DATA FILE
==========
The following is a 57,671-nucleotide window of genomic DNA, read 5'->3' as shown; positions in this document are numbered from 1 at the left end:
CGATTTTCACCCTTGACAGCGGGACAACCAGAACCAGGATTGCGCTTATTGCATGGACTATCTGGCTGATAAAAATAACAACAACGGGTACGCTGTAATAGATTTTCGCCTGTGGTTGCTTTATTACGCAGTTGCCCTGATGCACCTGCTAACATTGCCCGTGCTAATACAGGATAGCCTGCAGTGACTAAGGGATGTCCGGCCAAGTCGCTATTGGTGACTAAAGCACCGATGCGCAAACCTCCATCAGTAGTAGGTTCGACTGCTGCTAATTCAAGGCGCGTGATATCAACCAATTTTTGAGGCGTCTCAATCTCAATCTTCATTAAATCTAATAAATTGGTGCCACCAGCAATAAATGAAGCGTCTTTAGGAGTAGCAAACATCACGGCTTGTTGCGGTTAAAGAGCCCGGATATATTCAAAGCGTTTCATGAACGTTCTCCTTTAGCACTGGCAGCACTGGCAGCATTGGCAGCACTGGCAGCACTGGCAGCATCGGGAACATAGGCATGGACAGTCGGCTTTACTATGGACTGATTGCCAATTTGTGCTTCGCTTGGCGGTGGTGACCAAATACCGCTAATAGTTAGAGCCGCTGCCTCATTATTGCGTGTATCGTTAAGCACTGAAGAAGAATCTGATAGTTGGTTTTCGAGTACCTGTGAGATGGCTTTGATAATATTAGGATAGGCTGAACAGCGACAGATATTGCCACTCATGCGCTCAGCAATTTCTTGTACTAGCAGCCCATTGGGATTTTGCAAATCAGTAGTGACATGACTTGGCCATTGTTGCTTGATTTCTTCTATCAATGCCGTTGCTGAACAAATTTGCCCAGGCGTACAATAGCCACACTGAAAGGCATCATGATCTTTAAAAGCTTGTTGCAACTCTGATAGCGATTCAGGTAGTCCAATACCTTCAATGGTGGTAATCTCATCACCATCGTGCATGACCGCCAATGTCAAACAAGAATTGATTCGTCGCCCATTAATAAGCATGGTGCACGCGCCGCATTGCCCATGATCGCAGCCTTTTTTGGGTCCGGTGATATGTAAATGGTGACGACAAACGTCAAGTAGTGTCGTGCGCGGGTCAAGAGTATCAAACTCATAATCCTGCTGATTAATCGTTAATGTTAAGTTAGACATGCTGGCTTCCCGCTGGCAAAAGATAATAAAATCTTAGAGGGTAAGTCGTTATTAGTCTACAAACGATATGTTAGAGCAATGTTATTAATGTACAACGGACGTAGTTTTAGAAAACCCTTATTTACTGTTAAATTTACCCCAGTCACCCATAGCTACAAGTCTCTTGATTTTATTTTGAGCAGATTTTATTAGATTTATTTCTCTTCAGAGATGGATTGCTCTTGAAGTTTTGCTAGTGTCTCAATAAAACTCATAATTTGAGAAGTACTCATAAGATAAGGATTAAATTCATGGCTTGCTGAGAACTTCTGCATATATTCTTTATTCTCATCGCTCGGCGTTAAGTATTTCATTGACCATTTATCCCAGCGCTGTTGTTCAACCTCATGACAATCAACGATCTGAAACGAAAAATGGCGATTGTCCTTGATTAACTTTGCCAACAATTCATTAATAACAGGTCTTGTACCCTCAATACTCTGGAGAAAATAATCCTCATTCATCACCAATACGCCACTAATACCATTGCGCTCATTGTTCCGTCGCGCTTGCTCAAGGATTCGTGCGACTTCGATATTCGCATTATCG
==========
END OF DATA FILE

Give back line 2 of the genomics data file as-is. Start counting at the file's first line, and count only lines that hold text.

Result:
CGATTTTCACCCTTGACAGCGGGACAACCAGAACCAGGATTGCGCTTATTGCATGGACTATCTGGCTGATAAAAATAACAACAACGGGTACGCTGTAATAGATTTTCGCCTGTGGTTGCTTTATTACGCAGTTGCCCTGATGCACCTGCTAACATTGCCCGTGCTAATACAGGATAGCCTGCAGTGACTAAGGGATGTCCGGCCAAGTCGCTATTGGTGACTAAAGCACCGATGCGCAAACCTCCATCAGTAGTAGGTTCGACTGCTGCTAATTCAAGGCGCGTGATATCAACCAATTTTTGAGGCGTCTCAATCTCAATCTTCATTAAATCTAATAAATTGGTGCCACCAGCAATAAATGAAGCGTCTTTAGGAGTAGCAAACATCACGGCTTGTTGCGGTTAAAGAGCCCGGATATATTCAAAGCGTTTCATGAACGTTCTCCTTTAGCACTGGCAGCACTGGCAGCATTGGCAGCACTGGCAGCACTGGCAGCATCGGGAACATAGGCATGGACAGTCGGCTTTACTATGGACTGATTGCCAATTTGTGCTTCGCTTGGCGGTGGTGACCAAATACCGCTAATAGTTAGAGCCGCTGCCTCATTATTGCGTGTATCGTTAAGCACTGAAGAAGAATCTGATAGTTGGTTTTCGAGTACCTGTGAGATGGCTTTGATAATATTAGGATAGGCTGAACAGCGACAGATATTGCCACTCATGCGCTCAGCAATTTCTTGTACTAGCAGCCCATTGGGATTTTGCAAATCAGTAGTGACATGACTTGGCCATTGTTGCTTGATTTCTTCTATCAATGCCGTTGCTGAACAAATTTGCCCAGGCGTACAATAGCCACACTGAAAGGCATCATGATCTTTAAAAGCTTGTTGCAACTCTGATAGCGATTCAGGTAGTCCAATACCTTCAATGGTGGTAATCTCATCACCATCGTGCATGACCGCCAATGTCAAACAAGAATTGATTCGTCGCCCATTAATAAGCATGGTGCACGCGCCGCATTGCCCATGATCGCAGCCTTTTTTGGGTCCGGTGATATGTAAATGGTGACGACAAACGTCAAGTAGTGTCGTGCGCGGGTCAAGAGTATCAAACTCATAATCCTGCTGATTAATCGTTAATGTTAAGTTAGACATGCTGGCTTCCCGCTGGCAAAAGATAATAAAATCTTAGAGGGTAAGTCGTTATTAGTCTACAAACGATATGTTAGAGCAATGTTATTAATGTACAACGGACGTAGTTTTAGAAAACCCTTATTTACTGTTAAATTTACCCCAGTCACCCATAGCTACAAGTCTCTTGATTTTATTTTGAGCAGATTTTATTAGATTTATTTCTCTTCAGAGATGGATTGCTCTTGAAGTTTTGCTAGTGTCTCAATAAAACTCATAATTTGAGAAGTACTCATAAGATAAGGATTAAATTCATGGCTTGCTGAGAACTTCTGCATATATTCTTTATTCTCATCGCTCGGCGTTAAGTATTTCATTGACCATTTATCCCAGCGCTGTTGTTCAACCTCATGACAATCAACGATCTGAAACGAAAAATGGCGATTGTCCTTGATTAACTTTGCCAACAATTCATTAATAACAGGTCTTGTACCCTCAATACTCTGGAGAAAATAATCCTCATTCATCACCAATACGCCACTAATACCATTGCGCTCATTGTTCCGTCGCGCTTGCTCAAGGATTCGTGCGACTTCGATATTCGCATTATCG